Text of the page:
Berlin Monuments Man

Maybe the day will come when the name Berlin is not associated with war. Maybe that's already happening for a younger generation, but for those at least as old as I am, the city's connection to the major conflicts of the last century in many ways defines it.

You don't have to be a student of history to have a passing familiarity with Berlin's role and importance in the run up to and conduct of World War II. The end of that war left the Soviets and Americans in a dangerously confrontational posture that lasted more than four decades, a small slice of which I personally witnessed. I look through my pictures of Berlin from time to time and they are all, of course, associated with the Cold War, at least in my mind. I remember being told more than once before getting to Berlin and while serving there that it was the center of counter espionage activity for the Soviets during the Cold War. Several months after leaving Berlin I learned of the arrest of a Warrant Officer who'd apparently been selling NATO secrets to a man who worked at the auto shop on Andrews and who was known as "Der Meister." I had a Fiat so, not surprisingly, I was in that shop far too often. And of course as the Cold War ended the world focused on events in Berlin, particularly the dismantling of the Wall. Even some of the city's landmarks that appear to have no association with the events of the 20th century are, on closer inspection, linked to one or more of them. For instance, the Schloss Charlottenburg, originally built in the 17th and 18th centuries, was so badly damaged during World War II that there was talk of demolishing it entirely. However, cooler heads prevailed and it was restored. Likewise, the Brandenburg Gate, a Berlin icon which was erected in the 18th century, was badly scarred during World War II and, for many years during the Cold War was inaccessible due to the presence of the Berlin Wall.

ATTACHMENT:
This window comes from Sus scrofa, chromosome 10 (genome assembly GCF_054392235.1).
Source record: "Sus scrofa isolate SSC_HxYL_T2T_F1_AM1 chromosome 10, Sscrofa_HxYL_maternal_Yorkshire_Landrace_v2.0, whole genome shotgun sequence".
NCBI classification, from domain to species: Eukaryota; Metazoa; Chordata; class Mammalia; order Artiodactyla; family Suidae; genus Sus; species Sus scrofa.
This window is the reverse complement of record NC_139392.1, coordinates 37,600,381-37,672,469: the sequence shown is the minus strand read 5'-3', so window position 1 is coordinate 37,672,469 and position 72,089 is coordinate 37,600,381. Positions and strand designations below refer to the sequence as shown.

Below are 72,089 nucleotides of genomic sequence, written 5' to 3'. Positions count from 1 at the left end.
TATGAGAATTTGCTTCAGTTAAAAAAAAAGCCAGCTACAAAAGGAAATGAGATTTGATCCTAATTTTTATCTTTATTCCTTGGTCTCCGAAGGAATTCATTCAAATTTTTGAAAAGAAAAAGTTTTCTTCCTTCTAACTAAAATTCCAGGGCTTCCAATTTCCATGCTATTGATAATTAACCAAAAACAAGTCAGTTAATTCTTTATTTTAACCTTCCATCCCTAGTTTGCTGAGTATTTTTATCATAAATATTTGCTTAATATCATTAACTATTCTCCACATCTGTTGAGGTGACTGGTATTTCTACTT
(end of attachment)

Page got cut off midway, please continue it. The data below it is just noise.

I took in many of these sights during my three years in Berlin. The city's history and its unique status as an island of the West well behind the Iron Curtain colored my perceptions and experiences. And while someday the city's name may no longer conjure images of conflict, it is probably a good thing that Berlin cannot currently escape its history.    

The Brandenburg Gate circa 1984

The Brandenburg Gate circa 1984

The Schloss Charlottenburg circa 1984

The Schloss Charlottenburg circa 1984